Global food prices remained steady in August, the United Nations food agency said Thursday, but warned that “the game is not over” as it was only the beginning of the harvest season.
An overall FAO index of food prices averaged 213 points last month, the same level as in July when it had jumped by six percent due to droughts in major exporters the United States and Russia, the Food and Agriculture Organization said.
FAO deputy director David Hallam told a press conference in Rome: “There is a great deal of talk about whether we have some kind of food crisis emerging. There is no strong evidence to suggest that in the price data.”
But he added there was a risk speculators would re-enter the commodities markets, a sign that prices may still rise.
FAO Assistant Director General Laurent Thomas warned that 22 countries, mostly in Africa, are in protracted crisis and said the world must be prepared for food shortages.
A statement released by the organisation said that “although still high, the FAO index currently stands 25 points below its peak of 238 points in February 2011 and 18 points below its August 2011 level.
A sub index that measures cereal prices averaged 260 points in August, also unchanged on the month, “with some increases in wheat and rice offsetting a slight weakening in maize,” the statement said.
Key agricultural regions in the United States that had been hit by drought have now benefitted from rainfall, while Russia has indicated it would not restrict exports despite a smaller crop in its key farming regions.
FAO Director-General Jose Graziano da Silva warned however that “we need to keep vigilant on the prices because we are just starting the season,” adding “the game is not over.”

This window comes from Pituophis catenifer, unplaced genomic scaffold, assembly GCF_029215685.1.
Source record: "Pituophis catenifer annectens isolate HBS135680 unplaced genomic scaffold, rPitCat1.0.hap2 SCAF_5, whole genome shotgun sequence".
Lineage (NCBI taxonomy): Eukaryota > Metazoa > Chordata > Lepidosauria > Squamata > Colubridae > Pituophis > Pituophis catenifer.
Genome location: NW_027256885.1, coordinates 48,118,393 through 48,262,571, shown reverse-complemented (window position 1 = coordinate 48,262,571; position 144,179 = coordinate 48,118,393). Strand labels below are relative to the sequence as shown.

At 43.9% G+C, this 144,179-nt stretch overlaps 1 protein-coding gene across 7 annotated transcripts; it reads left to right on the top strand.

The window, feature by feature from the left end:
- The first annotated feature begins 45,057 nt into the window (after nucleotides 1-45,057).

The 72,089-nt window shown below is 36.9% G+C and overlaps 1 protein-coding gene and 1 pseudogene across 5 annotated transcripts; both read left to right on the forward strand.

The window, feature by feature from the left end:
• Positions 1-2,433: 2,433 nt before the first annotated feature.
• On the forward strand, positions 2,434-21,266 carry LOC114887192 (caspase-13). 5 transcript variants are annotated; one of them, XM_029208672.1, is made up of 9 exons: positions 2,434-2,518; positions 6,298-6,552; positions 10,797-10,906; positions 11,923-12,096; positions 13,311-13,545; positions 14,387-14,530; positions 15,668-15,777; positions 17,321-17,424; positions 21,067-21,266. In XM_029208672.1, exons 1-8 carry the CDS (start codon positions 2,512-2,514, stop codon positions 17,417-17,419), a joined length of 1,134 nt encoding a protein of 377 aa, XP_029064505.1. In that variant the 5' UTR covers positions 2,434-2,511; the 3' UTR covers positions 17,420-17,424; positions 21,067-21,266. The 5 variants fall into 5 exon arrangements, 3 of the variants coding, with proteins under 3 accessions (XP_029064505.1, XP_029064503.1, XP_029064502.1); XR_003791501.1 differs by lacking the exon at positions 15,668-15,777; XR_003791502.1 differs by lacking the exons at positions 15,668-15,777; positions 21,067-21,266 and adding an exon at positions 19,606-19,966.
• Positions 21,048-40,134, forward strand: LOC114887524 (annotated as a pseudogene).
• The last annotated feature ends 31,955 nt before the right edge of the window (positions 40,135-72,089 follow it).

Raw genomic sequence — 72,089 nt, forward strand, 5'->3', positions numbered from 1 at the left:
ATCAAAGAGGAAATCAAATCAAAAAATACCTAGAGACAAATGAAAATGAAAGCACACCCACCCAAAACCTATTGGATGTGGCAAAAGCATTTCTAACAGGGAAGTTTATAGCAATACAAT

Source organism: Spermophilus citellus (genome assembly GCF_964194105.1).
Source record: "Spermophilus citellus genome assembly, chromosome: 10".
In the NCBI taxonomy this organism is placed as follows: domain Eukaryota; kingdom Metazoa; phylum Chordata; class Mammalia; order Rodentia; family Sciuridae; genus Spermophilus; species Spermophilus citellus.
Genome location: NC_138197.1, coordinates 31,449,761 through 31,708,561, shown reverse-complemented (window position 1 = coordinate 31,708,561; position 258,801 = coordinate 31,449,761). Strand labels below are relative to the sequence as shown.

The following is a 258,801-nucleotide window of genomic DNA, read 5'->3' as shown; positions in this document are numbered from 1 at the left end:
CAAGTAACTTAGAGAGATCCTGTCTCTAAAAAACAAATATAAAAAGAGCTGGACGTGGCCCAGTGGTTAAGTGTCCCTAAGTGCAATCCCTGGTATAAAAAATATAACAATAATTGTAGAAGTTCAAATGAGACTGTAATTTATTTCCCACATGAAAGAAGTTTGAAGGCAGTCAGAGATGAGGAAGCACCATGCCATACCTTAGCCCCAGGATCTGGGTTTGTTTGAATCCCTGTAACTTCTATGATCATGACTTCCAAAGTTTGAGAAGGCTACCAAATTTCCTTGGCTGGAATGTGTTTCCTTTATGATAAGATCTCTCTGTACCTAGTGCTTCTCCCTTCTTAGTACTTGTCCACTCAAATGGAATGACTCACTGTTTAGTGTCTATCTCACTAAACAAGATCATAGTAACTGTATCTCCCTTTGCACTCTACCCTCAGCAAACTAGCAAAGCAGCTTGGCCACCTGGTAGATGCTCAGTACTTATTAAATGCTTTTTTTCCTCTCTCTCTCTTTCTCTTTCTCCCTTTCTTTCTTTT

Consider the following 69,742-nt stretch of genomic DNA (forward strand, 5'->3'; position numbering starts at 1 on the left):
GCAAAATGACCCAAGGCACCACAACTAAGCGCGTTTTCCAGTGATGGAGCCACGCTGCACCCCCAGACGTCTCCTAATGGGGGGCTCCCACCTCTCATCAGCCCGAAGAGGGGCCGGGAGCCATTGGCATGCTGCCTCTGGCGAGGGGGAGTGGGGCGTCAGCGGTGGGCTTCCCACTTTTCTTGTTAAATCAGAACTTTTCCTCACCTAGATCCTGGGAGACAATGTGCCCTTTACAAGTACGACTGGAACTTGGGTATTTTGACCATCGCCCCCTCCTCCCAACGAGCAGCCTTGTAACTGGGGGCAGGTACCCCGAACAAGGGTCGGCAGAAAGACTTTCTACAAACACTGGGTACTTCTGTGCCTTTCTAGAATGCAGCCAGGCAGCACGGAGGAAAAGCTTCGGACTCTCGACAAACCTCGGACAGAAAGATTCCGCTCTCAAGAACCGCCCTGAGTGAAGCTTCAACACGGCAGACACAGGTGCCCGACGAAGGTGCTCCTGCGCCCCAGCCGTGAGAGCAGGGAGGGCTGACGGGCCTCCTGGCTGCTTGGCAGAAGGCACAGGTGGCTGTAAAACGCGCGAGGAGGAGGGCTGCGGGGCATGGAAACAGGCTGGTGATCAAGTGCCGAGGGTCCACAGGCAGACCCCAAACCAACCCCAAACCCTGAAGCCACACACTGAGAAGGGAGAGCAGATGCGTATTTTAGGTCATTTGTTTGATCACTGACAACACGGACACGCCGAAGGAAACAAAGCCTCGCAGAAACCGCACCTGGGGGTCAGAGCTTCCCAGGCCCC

Hallam noted that US maize (corn) “production was expected to increase by about 10 percent this year, in practice it’s fallen 13 percent, so that was quite a shock.
“Given that the US accounts for more than 40 percent of world exports of maize, that’s a significant development,” he said.
The FAO said maize crops were expected to drop to 864 million tonnes in 2012, a decline of 20 million tonnes from 2011, following the US drought, its worst in around 60 years.
The agency noted that meat prices averaged around 170 points last month, up four points from July. Although meat prices showed an uptick across the board, the main increase was in pork and poultry, which depend on cereal-based diets.
Several panel members condemned the role financial speculation played in inflating food prices in 2008.
“What is clear is that previous price volatility … including price spikes, has been largely due to … excessive speculation. So far, this time round we have seen limited price speculation,” said Jomo Kwame Sundaram, UN assistant secretary general for economic development.
But Hallam warned that speculators could be poised to once again make forays into commodities markets.
On Wednesday, Egypt — the world’s largest wheat importer — set another tender to buy wheat, leading to a strengthening of European cereal prices on global commodities markets Thursday.